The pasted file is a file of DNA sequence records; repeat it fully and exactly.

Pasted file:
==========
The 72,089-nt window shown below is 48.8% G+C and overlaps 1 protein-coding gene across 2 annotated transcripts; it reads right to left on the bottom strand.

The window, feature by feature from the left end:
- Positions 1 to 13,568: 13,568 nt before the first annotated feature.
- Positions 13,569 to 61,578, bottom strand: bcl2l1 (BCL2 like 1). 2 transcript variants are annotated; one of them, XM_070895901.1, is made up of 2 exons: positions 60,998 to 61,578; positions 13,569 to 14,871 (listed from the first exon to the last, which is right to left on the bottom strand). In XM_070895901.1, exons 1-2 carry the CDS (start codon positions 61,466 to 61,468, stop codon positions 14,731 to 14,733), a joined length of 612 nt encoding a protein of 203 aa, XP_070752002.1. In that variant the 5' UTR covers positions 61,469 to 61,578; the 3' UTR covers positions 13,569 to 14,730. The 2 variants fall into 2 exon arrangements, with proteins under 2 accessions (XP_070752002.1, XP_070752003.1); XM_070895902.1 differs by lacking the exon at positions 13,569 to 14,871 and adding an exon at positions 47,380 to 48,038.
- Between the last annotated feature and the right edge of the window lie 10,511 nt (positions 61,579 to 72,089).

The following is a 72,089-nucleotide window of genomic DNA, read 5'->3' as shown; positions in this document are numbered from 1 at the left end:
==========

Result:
The 72,089-nt window shown below is 48.8% G+C and overlaps 1 protein-coding gene across 2 annotated transcripts; it reads right to left on the bottom strand.

The window, feature by feature from the left end:
- Positions 1 to 13,568: 13,568 nt before the first annotated feature.
- Positions 13,569 to 61,578, bottom strand: bcl2l1 (BCL2 like 1). 2 transcript variants are annotated; one of them, XM_070895901.1, is made up of 2 exons: positions 60,998 to 61,578; positions 13,569 to 14,871 (listed from the first exon to the last, which is right to left on the bottom strand). In XM_070895901.1, exons 1-2 carry the CDS (start codon positions 61,466 to 61,468, stop codon positions 14,731 to 14,733), a joined length of 612 nt encoding a protein of 203 aa, XP_070752002.1. In that variant the 5' UTR covers positions 61,469 to 61,578; the 3' UTR covers positions 13,569 to 14,730. The 2 variants fall into 2 exon arrangements, with proteins under 2 accessions (XP_070752002.1, XP_070752003.1); XM_070895902.1 differs by lacking the exon at positions 13,569 to 14,871 and adding an exon at positions 47,380 to 48,038.
- Between the last annotated feature and the right edge of the window lie 10,511 nt (positions 61,579 to 72,089).

The following is a 72,089-nucleotide window of genomic DNA, read 5'->3' as shown; positions in this document are numbered from 1 at the left end: